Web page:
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Finally, is there a faint whiff of gender parity in the legal profession?

Before you get too excited, let me warn you I’m not talking about women surpassing the 18 percent mark in equity partners (yes, women are still in that 15 to 17 percent equity ghetto). Nor am I talking about women taking over the management committee.

No, I’m talking about something more modest—but still notable. In the lateral partner market, women seem to be holding their own. According to Major Lindsey & Africa’s newly released lateral partner satisfaction survey, women’s satisfaction levels were similar to their male counterparts—a departure from MLA’s 2006 survey in which female lateral partners expressed far less satisfaction. “Men and women approach their moves similarly, have similar rates about satisfaction, use recruiters at same percentages,” says Jeffrey Lowe, an MLA partner, about this year’s report.

Of course, men still dominate the lateral partner pool, representing about 80 percent of laterals and roughly reflecting the 80/20 gender composition of partners (equity and nonequity) at major firms. Though female partners are still in the minority, the encouraging news is that they are at least jumping into the lateral game—and not just staying put if they’re unhappy.

So exactly how much are women and men aligned in their lateral experience? Well, the gender gap among lateral partners is not that wide, though you can debate whether the differences are truly negligible:

- Both sexes named “firm culture” as the number one reason to change firms. In fact, both sexes gave almost identical scores to the various reasons for leaving.

- Both sexes were satisfied about client origination at the new firm. Male and female laterals both saw an increase in origination, with women having a slight edge (64.8 percent of women report increase versus 62.4 percent for men).

- Men were more satisfied overall with their new firm: 54.2 percent of men were “very satisfied” with their current firm versus 48.8 percent women.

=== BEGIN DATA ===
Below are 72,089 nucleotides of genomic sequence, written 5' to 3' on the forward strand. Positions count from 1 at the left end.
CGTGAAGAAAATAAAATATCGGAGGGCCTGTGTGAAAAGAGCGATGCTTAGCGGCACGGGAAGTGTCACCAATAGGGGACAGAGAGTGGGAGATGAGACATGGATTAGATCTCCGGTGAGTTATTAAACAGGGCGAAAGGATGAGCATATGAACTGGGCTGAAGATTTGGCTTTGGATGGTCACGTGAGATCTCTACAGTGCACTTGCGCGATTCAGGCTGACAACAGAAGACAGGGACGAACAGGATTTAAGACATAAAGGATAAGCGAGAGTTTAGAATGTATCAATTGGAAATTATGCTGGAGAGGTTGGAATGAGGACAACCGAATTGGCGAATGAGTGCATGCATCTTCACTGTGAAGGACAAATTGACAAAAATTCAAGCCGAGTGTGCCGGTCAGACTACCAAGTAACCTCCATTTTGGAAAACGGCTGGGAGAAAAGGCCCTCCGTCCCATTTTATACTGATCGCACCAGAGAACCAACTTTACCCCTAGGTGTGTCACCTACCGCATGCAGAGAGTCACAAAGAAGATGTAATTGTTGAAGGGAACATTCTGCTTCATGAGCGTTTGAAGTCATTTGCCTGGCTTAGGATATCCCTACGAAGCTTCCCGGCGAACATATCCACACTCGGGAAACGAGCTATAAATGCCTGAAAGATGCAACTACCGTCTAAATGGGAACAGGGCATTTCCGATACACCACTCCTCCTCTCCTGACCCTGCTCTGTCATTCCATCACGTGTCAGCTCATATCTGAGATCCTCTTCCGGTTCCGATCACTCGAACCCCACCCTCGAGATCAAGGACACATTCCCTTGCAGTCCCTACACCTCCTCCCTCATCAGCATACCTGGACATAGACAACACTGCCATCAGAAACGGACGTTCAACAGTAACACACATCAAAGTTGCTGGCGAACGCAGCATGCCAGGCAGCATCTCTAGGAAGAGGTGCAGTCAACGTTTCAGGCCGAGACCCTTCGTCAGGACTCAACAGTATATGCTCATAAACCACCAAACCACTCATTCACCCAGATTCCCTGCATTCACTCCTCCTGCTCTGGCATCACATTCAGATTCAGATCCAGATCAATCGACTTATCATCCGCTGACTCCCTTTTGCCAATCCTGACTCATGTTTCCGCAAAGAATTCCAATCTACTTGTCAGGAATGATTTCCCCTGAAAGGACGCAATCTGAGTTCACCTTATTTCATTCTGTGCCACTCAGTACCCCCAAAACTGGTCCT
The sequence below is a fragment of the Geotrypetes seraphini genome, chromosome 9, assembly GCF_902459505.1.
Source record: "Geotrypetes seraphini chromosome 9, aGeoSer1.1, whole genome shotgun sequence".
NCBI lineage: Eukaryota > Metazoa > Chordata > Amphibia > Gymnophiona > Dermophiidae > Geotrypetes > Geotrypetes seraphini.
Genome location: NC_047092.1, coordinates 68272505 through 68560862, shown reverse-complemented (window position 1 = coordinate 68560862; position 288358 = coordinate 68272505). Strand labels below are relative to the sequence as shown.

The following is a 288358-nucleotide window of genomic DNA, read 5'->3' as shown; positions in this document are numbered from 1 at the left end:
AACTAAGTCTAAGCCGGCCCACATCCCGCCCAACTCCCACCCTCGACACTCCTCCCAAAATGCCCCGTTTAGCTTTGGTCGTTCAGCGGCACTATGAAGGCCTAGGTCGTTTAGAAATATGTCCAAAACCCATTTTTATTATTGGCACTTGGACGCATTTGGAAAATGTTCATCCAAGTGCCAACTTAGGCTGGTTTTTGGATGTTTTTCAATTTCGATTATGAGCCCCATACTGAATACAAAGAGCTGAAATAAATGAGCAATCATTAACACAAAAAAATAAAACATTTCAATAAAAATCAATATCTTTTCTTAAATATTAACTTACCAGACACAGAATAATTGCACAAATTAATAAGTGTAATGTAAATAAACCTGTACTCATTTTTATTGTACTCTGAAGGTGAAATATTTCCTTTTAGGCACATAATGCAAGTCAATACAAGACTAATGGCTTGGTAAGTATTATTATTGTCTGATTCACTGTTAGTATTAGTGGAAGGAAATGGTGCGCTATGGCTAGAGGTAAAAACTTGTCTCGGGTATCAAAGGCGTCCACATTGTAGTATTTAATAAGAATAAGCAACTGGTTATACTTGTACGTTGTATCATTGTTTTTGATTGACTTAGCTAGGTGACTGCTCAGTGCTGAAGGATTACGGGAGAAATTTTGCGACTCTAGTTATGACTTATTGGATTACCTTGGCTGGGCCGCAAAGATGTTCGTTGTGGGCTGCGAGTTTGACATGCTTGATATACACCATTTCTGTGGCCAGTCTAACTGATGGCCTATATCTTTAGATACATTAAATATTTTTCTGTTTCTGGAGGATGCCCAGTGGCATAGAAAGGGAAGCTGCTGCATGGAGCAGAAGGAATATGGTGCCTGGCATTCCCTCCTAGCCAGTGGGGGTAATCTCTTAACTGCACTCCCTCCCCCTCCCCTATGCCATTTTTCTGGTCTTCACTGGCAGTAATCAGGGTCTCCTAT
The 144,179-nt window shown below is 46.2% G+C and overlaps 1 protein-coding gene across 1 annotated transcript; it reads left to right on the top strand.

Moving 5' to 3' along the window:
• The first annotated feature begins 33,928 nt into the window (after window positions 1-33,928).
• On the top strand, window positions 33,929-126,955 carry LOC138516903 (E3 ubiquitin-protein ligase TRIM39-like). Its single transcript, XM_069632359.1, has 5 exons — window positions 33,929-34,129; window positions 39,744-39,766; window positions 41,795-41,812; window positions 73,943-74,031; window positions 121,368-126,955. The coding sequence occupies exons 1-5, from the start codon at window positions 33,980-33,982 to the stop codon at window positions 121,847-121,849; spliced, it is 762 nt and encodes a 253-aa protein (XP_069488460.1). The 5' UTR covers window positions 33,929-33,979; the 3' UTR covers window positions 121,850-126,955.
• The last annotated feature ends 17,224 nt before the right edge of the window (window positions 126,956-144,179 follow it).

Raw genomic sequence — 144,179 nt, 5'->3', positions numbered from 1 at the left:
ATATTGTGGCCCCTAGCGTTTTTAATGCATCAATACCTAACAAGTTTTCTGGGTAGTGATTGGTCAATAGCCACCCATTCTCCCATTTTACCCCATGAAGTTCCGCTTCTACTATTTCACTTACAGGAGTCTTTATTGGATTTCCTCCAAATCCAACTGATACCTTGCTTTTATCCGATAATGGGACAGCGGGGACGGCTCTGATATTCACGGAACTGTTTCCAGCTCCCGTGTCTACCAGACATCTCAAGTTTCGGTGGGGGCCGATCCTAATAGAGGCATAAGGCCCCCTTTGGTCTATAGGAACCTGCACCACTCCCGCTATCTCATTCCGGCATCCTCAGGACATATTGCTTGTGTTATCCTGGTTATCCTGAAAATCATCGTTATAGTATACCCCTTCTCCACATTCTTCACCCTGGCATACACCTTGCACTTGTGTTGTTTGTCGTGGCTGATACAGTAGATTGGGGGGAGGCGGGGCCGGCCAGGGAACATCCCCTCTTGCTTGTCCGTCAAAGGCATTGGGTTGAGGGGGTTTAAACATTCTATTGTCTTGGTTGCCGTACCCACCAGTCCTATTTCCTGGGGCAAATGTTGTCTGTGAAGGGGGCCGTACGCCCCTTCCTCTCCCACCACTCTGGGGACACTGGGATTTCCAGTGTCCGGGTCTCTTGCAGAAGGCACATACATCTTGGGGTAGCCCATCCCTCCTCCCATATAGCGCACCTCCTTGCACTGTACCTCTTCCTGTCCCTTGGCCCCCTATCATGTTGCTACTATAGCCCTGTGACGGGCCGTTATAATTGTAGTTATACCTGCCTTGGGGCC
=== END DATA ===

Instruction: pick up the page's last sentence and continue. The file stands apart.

- Men were also happier with compensation: 39.5 percent of men were “very satisfied” with their compensation at their new firm versus 34.4 percent women. Among those “not very satisfied,” 16.3 percent were women versus only 10.7 percent of men. (The survey didn’t reveal actual compensation totals.)

- Men were more likely to give the firm high marks for being candid: 57.6 percent of men believed their firm was “very candid” about the job versus 49.3 percent of women.

- Few women reviewed the firm’s financial documents before accepting the job. Overall, only 36.6 of all laterals even bothered to look at firm’s financials, but the percentage was even worse for women: Only 28.4 percent of women did versus 38.4 percent of men.

- Female partners were more likely to feel left out of the new firm. 12.6 percent of women felt the firm was “less effective” in integrating them into the partnership versus 6.7 percent of men.

The last two points are particularly troubling—particularly because the MLA survey finds that laterals who did more due diligence ended up being more satisfied. So does that mean that women are less satisfied with their new firm because they failed to do enough financial investigation in the first place?

Jon Lindsey of MLA wouldn’t go that far. “I don’t think there’s a direct correlation with women not looking at the financials and not being as happy,” says Lindsey. “I think there are still bigger problems.”

E-mail: vchen@alm.com Twitter: https://twitter.com/lawcareerist